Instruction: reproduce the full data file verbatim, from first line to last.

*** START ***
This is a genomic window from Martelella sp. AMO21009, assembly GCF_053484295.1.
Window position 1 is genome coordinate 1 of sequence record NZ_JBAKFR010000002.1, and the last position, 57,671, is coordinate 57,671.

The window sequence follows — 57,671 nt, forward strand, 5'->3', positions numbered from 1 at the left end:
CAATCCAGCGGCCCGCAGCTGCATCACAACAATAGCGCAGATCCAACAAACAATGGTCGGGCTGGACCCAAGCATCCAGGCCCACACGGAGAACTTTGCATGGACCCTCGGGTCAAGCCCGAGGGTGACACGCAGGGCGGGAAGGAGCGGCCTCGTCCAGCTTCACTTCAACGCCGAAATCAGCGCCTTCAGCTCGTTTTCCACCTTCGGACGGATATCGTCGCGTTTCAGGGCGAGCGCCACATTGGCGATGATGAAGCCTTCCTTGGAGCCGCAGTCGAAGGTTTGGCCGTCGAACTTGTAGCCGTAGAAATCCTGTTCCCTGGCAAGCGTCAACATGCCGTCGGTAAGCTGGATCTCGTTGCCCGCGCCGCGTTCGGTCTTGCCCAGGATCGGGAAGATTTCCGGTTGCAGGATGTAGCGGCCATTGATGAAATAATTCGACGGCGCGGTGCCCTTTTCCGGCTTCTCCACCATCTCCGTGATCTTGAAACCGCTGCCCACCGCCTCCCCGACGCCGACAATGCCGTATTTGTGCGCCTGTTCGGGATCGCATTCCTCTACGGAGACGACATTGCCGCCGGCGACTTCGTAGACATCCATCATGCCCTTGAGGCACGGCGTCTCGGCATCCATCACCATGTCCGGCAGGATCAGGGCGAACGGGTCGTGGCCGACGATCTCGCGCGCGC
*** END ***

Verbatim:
This is a genomic window from Martelella sp. AMO21009, assembly GCF_053484295.1.
Window position 1 is genome coordinate 1 of sequence record NZ_JBAKFR010000002.1, and the last position, 57,671, is coordinate 57,671.

The window sequence follows — 57,671 nt, forward strand, 5'->3', positions numbered from 1 at the left end:
CAATCCAGCGGCCCGCAGCTGCATCACAACAATAGCGCAGATCCAACAAACAATGGTCGGGCTGGACCCAAGCATCCAGGCCCACACGGAGAACTTTGCATGGACCCTCGGGTCAAGCCCGAGGGTGACACGCAGGGCGGGAAGGAGCGGCCTCGTCCAGCTTCACTTCAACGCCGAAATCAGCGCCTTCAGCTCGTTTTCCACCTTCGGACGGATATCGTCGCGTTTCAGGGCGAGCGCCACATTGGCGATGATGAAGCCTTCCTTGGAGCCGCAGTCGAAGGTTTGGCCGTCGAACTTGTAGCCGTAGAAATCCTGTTCCCTGGCAAGCGTCAACATGCCGTCGGTAAGCTGGATCTCGTTGCCCGCGCCGCGTTCGGTCTTGCCCAGGATCGGGAAGATTTCCGGTTGCAGGATGTAGCGGCCATTGATGAAATAATTCGACGGCGCGGTGCCCTTTTCCGGCTTCTCCACCATCTCCGTGATCTTGAAACCGCTGCCCACCGCCTCCCCGACGCCGACAATGCCGTATTTGTGCGCCTGTTCGGGATCGCATTCCTCTACGGAGACGACATTGCCGCCGGCGACTTCGTAGACATCCATCATGCCCTTGAGGCACGGCGTCTCGGCATCCATCACCATGTCCGGCAGGATCAGGGCGAACGGGTCGTGGCCGACGATCTCGCGCGCGC